Throughout the months-long process, CHRB officials had indicated they planned on filing a complaint against Baffert, which would have exposed the failed drug test. On June 1, Baedeker had asked the agency’s top lawyer and investigatorhow close they were to “filing the Scopolamine complaints.”
On July 9, a month after Justify’s Belmont triumph, the agency’s chief counsel, Robert Brodnik, wrote to the CHRB investigator that they “would like to officially file by Monday.”
But by August, the plan had changed. Brodnik presented the board with a two-page memo stating an “extensive investigation was conducted” and “the evidence proves that this was an environmental contamination incident.” Baedeker and Arthur recommended “the pending matters against Baffert be dismissed,” according to the state’s legal analysis. The board followed their recommendation.
Baedeker said this week he changed his mind on not filing a complaint, which would have put the matter before CHRB’s Board of Stewards, because he didn’t want to pass the buck. “I felt that we would’ve been dumping this in their lap, that we would’ve been putting them in an unfair position, and that we needed to go ahead and do the difficult thing, quite frankly, which is take responsibility for the decision,” Baedeker said.
After the Times broke the news of the positive drug test, Ruis sued the CHRB in January 2020. He claimed the board’s “cover up” cost him damages including the $400,000 difference between the first-place and second-place purses in the Santa Anita Derby.
On July 15, 2020, Deputy Attorney General Robert Petersen sent his “initial case assessment” to Brodnik. Petersen opined it “would have been unfair” to punish Baffert for what he called “an oversight by CHRB staff” and said “there is no evidence to suggest a nefarious motive” by the board. But he said it wasn’t clear from the records why the CHRB reversed course on filing a complaint against Baffert. The lawyer wrote there “is evidence suggesting that this matter was handled differently.”
Petersen noted that in a previous case the board had exonerated the trainers of three horses who had tested positive for scopolamine, finding the flunked tests were a result of Jimson weed. But even in those cases, which were handled according to established rules, the horses were disqualified and their winning purses were forfeited.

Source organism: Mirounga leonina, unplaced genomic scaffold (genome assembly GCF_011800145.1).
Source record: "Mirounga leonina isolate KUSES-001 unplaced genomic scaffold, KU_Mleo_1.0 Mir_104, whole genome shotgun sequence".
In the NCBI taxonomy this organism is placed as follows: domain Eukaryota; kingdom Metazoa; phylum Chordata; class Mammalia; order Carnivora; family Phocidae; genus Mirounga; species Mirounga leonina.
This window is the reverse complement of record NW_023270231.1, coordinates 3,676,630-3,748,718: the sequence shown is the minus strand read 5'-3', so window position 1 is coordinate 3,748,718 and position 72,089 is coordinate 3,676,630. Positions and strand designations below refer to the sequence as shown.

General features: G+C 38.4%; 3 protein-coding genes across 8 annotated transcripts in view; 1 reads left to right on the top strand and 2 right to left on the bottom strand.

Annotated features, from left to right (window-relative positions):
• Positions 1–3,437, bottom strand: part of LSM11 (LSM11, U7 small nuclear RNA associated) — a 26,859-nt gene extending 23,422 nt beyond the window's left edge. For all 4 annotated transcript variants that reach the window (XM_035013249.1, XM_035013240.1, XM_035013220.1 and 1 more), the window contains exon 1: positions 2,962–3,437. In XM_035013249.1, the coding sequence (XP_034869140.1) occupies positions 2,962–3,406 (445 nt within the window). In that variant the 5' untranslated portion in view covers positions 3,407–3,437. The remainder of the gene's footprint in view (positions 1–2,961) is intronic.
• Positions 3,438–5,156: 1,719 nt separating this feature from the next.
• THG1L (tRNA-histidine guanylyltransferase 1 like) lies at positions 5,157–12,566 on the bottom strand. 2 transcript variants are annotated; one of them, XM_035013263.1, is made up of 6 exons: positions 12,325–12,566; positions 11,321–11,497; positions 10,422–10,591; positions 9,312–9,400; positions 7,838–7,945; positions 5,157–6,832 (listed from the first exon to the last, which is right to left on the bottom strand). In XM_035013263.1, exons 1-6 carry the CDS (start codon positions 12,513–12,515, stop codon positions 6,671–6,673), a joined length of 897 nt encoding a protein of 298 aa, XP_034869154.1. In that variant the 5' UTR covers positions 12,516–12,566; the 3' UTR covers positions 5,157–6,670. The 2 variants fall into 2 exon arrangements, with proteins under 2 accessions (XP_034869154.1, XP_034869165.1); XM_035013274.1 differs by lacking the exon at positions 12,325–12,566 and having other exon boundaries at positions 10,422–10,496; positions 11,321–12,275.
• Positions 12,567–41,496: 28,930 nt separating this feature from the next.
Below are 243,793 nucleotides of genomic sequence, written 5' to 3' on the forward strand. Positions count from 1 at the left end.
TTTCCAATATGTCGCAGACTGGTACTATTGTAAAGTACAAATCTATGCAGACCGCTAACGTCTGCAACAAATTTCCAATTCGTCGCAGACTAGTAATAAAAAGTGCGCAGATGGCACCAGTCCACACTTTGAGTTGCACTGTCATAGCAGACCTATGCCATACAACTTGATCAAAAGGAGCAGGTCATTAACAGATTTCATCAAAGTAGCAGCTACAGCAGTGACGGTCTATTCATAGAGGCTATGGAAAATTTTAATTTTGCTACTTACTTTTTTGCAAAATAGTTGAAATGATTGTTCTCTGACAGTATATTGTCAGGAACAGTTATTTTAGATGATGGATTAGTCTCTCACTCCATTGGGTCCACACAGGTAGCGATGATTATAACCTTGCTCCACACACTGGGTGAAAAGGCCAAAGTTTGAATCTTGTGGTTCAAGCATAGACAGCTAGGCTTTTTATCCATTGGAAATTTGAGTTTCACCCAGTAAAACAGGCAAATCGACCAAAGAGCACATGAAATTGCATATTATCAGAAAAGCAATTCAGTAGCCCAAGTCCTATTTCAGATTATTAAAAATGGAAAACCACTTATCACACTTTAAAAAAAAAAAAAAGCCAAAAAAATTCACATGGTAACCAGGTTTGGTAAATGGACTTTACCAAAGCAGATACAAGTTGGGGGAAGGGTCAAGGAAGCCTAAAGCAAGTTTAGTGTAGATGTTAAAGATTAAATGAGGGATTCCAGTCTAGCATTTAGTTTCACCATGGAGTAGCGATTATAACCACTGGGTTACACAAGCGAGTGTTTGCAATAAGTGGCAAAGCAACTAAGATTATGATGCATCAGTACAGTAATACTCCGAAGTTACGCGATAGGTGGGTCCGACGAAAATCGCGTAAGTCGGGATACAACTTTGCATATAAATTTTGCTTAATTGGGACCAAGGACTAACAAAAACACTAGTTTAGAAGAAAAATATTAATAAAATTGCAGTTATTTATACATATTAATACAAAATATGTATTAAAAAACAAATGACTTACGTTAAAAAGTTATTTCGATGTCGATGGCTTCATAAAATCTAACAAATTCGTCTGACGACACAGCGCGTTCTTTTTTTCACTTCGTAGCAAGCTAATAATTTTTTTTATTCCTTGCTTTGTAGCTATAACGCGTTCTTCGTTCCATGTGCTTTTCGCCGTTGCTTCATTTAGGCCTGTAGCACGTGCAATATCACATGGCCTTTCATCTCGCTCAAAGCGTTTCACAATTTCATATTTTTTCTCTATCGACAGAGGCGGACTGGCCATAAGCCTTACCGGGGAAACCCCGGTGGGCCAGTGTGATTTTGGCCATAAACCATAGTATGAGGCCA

In his analysis, Petersen estimated the state’s chances of winning at trial to be 50 percent.
Arthur, the equine medical director, took issue with Petersen’s legal finding that the CHRB’s handling of the case could be declared arbitrary or capricious. “Other people may have made a different decision, but to say that there was no basis for that decision is pure bulls—,” said Arthur, who announced his retirement this year. His last day as medical equine director is Wednesday.
Baedeker said that before they made their recommendation to the board, they consulted with the state’s Office of the Attorney General, for which Petersen works, and received “concurrence . . . to move forward.” Petersen did not respond to an interview request. The attorney general’s office referred all questions to the CHRB.
Shortly after Petersen sent the analysis of the state’s chances, the CHRB agreed to settle Ruis’s lawsuit. In the settlement, which records show did not include monetary damages, CHRB agreed to file a complaint against Justify.
In a hearing in October, the state and attorneys for Baffert and the horses’ owners stipulated the scopolamine positive was the result of contamination and it would have no performance-enhancing effects. Darrell Vienna, Ruis’s attorney, said he would not have agreed to those stipulations but was not allowed to intervene.
Baffert’s lawyer called as a defense witness Arthur, who testified that his handling of the case was the fault of “California’s cumbersome regulatory process.” He declared, “I considered this a horse poisoning, not a horse drugging.”
After the hearing, Santa Anita’s Board of Stewards, a three-person panel that rules on drug cases, dismissed the complaints. In a written decision, the stewards stated “the CHRB has already ruled on this matter” in its August 2018 closed hearing and had “followed the law.”
However, the stewards suggested they would not have made the same decision as the CHRB: “It is the Stewards’ opinion that had this Board of Stewards heard the Justify and Hoppertunity complaints prior to August 23, 2018 both horses would have been disqualified.”
Ruis’s lawyers have since argued in court for the settlement to be rescinded “because the stewards refused to make a decision on the merits.”
“I remain convinced that justice has not yet been served,” Vienna told The Post, “and that hopefully the courts will resolve the matter.”
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• Jimson Weed / Medicinal Herby Info »
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Featured Image: BOB BAFFERT. Pat Semanski / Associated Press